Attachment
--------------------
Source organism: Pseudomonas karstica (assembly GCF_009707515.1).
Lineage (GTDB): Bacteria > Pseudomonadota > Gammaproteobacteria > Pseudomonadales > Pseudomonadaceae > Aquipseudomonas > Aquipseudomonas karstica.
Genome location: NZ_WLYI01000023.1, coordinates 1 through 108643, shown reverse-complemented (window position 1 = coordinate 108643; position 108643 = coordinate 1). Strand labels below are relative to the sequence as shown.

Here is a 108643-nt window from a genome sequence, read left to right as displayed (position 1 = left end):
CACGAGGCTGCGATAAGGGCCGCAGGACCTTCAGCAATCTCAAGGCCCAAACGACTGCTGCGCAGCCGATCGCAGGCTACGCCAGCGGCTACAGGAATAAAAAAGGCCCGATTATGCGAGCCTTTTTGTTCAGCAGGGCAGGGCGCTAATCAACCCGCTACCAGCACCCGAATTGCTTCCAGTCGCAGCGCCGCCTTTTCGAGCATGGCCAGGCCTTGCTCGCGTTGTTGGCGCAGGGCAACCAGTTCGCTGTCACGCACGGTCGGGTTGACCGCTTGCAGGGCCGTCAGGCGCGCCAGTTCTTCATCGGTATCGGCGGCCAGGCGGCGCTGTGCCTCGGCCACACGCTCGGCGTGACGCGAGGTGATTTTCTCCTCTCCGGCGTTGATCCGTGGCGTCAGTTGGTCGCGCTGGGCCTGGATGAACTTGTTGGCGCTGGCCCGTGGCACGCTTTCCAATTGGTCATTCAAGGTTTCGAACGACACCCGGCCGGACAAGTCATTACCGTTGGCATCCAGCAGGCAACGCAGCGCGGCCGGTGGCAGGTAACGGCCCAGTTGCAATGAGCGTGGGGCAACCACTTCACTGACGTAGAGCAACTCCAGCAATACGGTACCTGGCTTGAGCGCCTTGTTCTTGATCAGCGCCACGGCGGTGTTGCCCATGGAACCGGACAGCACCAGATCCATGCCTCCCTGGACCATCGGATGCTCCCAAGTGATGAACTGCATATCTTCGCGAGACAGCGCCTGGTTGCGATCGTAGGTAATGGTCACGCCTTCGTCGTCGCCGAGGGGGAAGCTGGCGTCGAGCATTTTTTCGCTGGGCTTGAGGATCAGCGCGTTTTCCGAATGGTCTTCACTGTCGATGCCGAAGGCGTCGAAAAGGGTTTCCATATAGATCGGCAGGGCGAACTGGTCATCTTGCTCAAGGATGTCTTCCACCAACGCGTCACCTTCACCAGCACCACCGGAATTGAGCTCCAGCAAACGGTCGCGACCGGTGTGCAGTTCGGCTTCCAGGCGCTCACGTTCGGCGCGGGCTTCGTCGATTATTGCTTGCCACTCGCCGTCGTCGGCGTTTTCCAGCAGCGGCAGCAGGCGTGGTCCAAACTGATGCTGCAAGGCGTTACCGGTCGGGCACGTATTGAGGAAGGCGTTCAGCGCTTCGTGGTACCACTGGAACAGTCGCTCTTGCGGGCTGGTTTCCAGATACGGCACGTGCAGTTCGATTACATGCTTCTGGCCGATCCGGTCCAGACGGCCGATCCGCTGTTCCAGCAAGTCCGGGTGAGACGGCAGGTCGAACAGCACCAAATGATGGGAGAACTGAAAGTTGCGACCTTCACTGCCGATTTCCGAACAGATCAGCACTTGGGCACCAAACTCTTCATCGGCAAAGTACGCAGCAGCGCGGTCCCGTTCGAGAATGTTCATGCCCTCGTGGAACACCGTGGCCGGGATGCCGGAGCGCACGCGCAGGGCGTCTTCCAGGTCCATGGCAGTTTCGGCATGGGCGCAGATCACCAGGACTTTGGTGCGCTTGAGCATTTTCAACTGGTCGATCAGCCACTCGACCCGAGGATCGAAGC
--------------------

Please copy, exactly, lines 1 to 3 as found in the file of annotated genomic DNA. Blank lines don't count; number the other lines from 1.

Source organism: Pseudomonas karstica (assembly GCF_009707515.1).
Lineage (GTDB): Bacteria > Pseudomonadota > Gammaproteobacteria > Pseudomonadales > Pseudomonadaceae > Aquipseudomonas > Aquipseudomonas karstica.
Genome location: NZ_WLYI01000023.1, coordinates 1 through 108643, shown reverse-complemented (window position 1 = coordinate 108643; position 108643 = coordinate 1). Strand labels below are relative to the sequence as shown.